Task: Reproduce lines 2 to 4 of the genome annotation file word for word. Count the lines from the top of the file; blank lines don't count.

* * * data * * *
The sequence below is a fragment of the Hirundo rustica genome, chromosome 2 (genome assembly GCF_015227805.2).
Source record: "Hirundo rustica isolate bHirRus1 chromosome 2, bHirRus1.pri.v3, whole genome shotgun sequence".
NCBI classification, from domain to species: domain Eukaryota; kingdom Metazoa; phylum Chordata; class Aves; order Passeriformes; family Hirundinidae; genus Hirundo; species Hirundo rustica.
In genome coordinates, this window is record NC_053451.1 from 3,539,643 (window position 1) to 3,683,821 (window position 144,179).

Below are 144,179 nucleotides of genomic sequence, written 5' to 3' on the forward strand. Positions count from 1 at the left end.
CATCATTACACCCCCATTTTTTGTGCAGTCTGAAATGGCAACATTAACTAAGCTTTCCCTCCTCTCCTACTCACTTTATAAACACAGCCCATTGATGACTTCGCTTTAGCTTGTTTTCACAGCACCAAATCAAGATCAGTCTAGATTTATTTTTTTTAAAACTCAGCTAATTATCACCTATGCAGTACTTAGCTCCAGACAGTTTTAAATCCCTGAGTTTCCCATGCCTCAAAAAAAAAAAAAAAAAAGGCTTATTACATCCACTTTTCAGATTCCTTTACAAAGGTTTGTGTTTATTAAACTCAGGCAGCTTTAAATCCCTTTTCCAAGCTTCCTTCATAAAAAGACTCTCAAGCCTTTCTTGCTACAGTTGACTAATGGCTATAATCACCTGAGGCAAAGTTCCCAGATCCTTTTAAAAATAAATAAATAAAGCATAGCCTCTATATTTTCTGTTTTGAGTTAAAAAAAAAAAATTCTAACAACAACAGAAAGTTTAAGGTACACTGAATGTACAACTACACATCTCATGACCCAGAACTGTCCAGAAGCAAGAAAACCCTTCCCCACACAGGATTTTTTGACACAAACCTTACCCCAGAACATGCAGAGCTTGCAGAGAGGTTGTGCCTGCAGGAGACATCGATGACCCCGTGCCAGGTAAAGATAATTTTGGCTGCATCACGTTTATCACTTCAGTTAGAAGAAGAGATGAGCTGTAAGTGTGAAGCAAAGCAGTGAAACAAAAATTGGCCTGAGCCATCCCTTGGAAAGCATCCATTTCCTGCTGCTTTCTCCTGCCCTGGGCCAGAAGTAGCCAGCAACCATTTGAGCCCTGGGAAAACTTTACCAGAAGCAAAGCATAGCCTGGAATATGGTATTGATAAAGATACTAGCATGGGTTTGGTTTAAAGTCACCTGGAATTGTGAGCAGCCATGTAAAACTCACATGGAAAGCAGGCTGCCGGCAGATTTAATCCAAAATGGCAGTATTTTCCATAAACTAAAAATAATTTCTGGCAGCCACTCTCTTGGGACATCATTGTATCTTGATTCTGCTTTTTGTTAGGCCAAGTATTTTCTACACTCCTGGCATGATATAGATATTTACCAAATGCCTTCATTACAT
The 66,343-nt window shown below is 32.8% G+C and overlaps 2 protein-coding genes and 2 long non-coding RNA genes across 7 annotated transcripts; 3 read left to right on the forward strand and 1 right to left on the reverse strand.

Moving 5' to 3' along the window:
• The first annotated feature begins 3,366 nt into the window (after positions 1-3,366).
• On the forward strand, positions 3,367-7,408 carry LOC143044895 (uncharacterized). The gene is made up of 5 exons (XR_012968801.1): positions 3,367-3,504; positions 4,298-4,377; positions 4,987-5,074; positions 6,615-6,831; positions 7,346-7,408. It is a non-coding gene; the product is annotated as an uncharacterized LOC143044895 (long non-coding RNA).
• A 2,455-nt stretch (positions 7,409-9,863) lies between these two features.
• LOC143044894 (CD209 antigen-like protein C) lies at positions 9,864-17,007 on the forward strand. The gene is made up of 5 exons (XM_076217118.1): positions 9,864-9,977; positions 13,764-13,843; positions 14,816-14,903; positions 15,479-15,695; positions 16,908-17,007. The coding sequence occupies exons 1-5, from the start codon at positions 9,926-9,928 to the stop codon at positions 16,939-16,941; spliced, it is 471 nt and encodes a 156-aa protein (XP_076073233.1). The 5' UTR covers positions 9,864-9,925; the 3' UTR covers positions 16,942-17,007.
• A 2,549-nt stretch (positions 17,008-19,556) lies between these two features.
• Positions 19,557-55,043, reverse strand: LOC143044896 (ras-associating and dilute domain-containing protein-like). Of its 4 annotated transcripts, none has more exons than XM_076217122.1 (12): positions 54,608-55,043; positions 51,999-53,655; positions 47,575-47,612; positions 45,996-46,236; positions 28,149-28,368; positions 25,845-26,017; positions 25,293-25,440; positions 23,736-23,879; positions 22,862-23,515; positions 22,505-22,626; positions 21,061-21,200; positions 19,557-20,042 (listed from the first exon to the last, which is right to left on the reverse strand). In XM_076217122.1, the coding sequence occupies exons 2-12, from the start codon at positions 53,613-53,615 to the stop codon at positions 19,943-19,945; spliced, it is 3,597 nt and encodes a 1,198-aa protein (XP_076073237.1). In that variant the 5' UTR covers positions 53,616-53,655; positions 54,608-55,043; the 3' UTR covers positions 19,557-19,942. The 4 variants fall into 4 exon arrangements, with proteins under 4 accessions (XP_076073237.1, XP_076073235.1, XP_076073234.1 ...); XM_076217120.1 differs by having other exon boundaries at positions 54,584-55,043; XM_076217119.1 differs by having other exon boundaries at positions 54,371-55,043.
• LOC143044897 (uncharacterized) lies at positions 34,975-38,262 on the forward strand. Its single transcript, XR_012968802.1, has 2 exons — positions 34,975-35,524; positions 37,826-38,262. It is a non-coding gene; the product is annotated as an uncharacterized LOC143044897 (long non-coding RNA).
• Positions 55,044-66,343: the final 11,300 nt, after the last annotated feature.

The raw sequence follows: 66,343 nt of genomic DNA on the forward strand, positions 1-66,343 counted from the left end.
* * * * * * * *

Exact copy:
Source record: "Hirundo rustica isolate bHirRus1 chromosome 2, bHirRus1.pri.v3, whole genome shotgun sequence".
NCBI classification, from domain to species: domain Eukaryota; kingdom Metazoa; phylum Chordata; class Aves; order Passeriformes; family Hirundinidae; genus Hirundo; species Hirundo rustica.
In genome coordinates, this window is record NC_053451.1 from 3,539,643 (window position 1) to 3,683,821 (window position 144,179).